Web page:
News from Illinois and other Midwestern pumpkin farms has me worried I'll have to add more security to my front walk. My front yard, relieved this spring of its burden of grass, is a wild mess of corn stalks, bean and tomato vines, sunflowers, asparagus ferns, and pumpkins. My kids have already eaten one pie and two loaves of pumpkin bread from the gourds grown right here. Come December, we could be the only ones for blocks eating pumpkin pie; food giant Nestle says a rainy Midwestern growing season means they've lost what was left of a small harvest; and there will be no more Libby canned pumpkin shipped after Thanksgiving.
Nestle controls an incredible 85% of the U.S. pumpkin crop destined for canning, and it's located on 5,000 acres of farmland in Illinois. The crop was looking 15% to 50% smaller than normal at the end of the summer; and then came the fall rains, which destroyed what remained. Typically, Nestle cans the late bloomers from the 2009 crop in October and November to stock shelves for Christmas and the first half of the next year.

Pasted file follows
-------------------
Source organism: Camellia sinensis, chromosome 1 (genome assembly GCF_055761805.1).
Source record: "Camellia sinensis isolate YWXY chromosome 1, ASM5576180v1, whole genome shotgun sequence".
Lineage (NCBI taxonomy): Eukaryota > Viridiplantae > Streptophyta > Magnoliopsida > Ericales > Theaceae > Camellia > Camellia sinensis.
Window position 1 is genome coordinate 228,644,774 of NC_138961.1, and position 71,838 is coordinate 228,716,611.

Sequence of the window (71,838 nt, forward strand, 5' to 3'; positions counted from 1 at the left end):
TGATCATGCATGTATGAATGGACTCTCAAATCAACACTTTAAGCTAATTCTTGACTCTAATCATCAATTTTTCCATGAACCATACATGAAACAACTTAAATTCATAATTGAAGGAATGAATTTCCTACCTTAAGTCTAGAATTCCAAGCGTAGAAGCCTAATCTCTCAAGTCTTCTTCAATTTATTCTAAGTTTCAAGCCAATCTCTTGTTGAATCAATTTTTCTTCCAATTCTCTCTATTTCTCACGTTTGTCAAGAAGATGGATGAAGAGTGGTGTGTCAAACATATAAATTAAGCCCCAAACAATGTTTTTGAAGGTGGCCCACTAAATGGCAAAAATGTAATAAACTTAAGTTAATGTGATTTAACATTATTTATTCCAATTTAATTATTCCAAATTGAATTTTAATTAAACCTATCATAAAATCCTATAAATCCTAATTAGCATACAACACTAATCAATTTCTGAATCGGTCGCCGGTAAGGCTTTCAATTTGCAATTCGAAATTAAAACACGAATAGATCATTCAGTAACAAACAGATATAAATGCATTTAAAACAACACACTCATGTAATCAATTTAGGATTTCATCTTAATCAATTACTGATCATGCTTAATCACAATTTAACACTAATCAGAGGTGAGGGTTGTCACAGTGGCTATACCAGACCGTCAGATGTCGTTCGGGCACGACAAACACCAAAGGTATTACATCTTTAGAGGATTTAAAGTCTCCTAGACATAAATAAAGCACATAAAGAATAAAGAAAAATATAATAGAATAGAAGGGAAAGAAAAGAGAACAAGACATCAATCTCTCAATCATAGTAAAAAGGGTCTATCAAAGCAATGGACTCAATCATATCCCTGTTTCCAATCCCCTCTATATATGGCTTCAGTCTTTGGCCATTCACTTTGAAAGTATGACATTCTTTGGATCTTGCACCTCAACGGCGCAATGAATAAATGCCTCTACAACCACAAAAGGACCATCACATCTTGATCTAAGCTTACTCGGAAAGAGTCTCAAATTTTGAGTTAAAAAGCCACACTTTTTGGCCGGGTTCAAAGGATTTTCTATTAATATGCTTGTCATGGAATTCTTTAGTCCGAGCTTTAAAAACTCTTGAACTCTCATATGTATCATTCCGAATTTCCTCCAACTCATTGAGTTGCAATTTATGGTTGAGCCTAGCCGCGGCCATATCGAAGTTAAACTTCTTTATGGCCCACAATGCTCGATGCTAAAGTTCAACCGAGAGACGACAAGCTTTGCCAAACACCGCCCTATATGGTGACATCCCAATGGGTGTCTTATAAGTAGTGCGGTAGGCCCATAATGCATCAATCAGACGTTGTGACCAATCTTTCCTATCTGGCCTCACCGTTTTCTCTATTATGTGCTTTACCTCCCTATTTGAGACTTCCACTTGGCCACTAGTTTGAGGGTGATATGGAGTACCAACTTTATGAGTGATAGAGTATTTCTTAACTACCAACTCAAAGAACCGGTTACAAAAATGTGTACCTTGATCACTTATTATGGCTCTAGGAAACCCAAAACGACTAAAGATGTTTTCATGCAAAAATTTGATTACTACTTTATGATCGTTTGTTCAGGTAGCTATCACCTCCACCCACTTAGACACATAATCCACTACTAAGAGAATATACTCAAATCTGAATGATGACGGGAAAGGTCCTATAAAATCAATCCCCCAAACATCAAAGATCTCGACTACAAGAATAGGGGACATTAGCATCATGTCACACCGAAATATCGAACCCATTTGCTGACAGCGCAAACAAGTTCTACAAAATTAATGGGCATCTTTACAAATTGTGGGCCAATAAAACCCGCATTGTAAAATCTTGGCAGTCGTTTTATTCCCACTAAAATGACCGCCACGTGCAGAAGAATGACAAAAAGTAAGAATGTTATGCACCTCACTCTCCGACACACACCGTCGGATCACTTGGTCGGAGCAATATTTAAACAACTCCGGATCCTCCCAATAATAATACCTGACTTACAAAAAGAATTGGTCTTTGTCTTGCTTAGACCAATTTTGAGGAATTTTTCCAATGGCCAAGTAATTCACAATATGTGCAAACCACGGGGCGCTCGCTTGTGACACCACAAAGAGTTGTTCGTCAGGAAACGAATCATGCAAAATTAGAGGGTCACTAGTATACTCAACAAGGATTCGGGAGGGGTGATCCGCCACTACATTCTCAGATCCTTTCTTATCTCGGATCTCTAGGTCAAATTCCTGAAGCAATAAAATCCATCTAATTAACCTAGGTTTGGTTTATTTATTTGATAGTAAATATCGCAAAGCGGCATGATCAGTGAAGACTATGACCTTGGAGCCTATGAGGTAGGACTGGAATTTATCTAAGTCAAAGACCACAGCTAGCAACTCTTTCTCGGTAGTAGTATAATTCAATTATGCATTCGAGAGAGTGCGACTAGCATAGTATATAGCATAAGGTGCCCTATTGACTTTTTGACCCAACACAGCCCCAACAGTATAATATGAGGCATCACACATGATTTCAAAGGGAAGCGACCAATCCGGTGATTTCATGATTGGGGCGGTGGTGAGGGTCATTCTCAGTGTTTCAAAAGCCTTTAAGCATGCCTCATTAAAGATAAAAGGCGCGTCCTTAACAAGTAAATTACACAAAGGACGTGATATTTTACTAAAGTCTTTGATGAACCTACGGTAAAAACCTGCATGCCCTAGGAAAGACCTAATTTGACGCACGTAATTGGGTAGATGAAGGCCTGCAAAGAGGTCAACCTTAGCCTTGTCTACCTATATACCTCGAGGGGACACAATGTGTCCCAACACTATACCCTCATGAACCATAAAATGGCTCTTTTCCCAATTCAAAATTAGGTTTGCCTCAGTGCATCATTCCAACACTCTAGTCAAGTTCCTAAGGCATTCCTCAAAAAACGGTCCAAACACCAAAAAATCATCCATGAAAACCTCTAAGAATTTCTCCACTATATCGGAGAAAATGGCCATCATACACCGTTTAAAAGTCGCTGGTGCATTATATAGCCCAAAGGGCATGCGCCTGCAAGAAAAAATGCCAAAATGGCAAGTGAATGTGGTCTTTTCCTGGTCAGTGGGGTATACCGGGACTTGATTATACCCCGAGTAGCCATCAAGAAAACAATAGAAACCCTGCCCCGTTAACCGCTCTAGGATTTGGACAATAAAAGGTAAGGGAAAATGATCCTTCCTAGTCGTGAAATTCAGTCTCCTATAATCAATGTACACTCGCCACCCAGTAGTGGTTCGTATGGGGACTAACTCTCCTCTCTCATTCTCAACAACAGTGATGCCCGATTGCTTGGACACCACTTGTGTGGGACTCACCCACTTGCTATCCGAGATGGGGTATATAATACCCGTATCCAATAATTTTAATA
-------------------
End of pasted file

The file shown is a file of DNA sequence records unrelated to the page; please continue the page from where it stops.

Because of the crop failure, after November store shelves will be bare of canned pumpkin; and the fresh pumpkin season is almost over, so consumers will be stuck buying other, hardier squashes, like acorn, hubbard and kabocha squash, and learning to cook the squash into puree, on their own. Most stores questioned by the LA Times said they wouldn't be raising prices due to the shortage.
It's a good year to be a gardener and a scratch cook; if that's you, as America's second favorite pie disappears this month, you may want to share your wealth.
Pumpkin shortage could mean no Christmas pies